‘Best days are over’ for China’s pandemic stock winners as zero-Covid policy fails to halt losing run for vaccine makers
- Vaccine makers like CanSino, Chongqing Zhifei have slumped on onshore stock markets, suggesting they are one-product wonders
- Demand for Covid-19 vaccines is diminishing, given the high vaccination rate at home and governments worldwide choosing to live with the virus, analysts say
“The best days for Covid-19 vaccine makers are over,” said Wang Chen, a partner at Xufunds Investment Management in Shanghai. “There’s a significant drop in demand as China’s vaccination rate is now pretty high. Macro headwinds are the last straw for their high valuations.”
The losses reflect dwindling bets on vaccine makers as governments choose to live with the virus and abandon years of economy-crippling lockdowns since Covid-19 emerged in early 2020. China’s slowdown and the Federal Reserve’s rate increases have also slammed stocks globally.
China is now the world’s only major economy that adheres to the zero-Covid approach, sticking to the strategy first mentioned when authorities locked down the entire city of Wuhan, the epicentre of the coronavirus outbreak, in early 2020.
President Xi Jinping, who cemented his position at the top of the Communist Party hierarchy, has remained steadfast on the strategy during the party’s 20th national congress last week. It will help prevent more deaths, he said, sidestepping the cost to the broader economy.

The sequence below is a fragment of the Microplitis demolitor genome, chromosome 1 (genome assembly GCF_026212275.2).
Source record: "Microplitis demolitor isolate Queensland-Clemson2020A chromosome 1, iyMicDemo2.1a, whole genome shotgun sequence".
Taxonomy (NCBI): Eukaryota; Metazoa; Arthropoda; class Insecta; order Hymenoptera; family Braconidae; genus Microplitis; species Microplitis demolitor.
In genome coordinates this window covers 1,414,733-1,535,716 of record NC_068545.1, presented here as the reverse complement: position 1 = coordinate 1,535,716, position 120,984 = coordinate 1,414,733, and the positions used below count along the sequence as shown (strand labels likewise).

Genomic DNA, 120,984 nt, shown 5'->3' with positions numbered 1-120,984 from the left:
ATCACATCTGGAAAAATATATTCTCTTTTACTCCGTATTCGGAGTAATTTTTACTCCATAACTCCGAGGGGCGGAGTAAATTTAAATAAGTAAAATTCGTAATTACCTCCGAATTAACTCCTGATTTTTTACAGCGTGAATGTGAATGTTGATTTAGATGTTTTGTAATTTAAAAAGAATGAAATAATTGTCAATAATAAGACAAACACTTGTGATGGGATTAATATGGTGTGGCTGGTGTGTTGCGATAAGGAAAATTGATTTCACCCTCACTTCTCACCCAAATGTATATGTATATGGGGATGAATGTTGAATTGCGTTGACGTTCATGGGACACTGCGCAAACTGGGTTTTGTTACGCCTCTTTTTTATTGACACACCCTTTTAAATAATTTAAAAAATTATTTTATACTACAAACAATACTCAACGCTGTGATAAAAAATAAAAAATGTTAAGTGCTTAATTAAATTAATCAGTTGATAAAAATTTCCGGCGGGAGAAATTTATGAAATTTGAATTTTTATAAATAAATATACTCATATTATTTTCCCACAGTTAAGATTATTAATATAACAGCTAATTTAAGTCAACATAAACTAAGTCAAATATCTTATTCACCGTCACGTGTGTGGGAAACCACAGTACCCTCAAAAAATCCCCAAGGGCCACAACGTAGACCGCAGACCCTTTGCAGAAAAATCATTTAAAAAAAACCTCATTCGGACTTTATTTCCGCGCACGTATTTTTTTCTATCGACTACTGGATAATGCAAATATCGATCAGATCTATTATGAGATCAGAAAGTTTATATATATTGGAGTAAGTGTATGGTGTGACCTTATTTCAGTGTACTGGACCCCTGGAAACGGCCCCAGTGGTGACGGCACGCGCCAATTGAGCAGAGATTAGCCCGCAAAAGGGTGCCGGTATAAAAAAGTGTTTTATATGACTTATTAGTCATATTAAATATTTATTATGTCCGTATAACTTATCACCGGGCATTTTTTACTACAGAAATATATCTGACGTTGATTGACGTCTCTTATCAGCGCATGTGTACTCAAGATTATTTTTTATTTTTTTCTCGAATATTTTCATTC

China’s full vaccination rate has reached almost 90 per cent, according to government data, diminishing demand for vaccines. This has reinforced the view that CanSino and Zhifei are one-product wonders. CanSino’s first-half earnings crashed almost 99 per cent from a year earlier, while Zhifei suffered a 32 per cent decline, according to exchange filings.
“China has limited room to boost the vaccination rate and have more booster shots, and there’s now a plentiful supply of vaccines globally,” said Sun Jian, an analyst at Zheshang Securities in Shanghai. “We expect a significant drop in Covid-19 vaccine sales through 2023, which will become a drag on revenue growth.”
Andon Health, which recorded a 300-fold jump in first-half profit, is under pressure to repeat that feat. The stock trades at only 1.43 times projected earnings, according to Bloomberg data, reflecting market concerns that its US supply contract will be a one-off act.
China’s biopharmaceutical industry is suffering another blow from a sudden resurgence in Covid-19 cases at home. They are seen disrupting domestic logistics and supply chains, according to GF Securities, without compensating sales.
“Demand and prices of products for Covid tests are both on the decline,” said Kong Lingyan, an analyst at the Guangzhou-based brokerage. “That will weigh on the growth of vaccine-related companies in the industry.”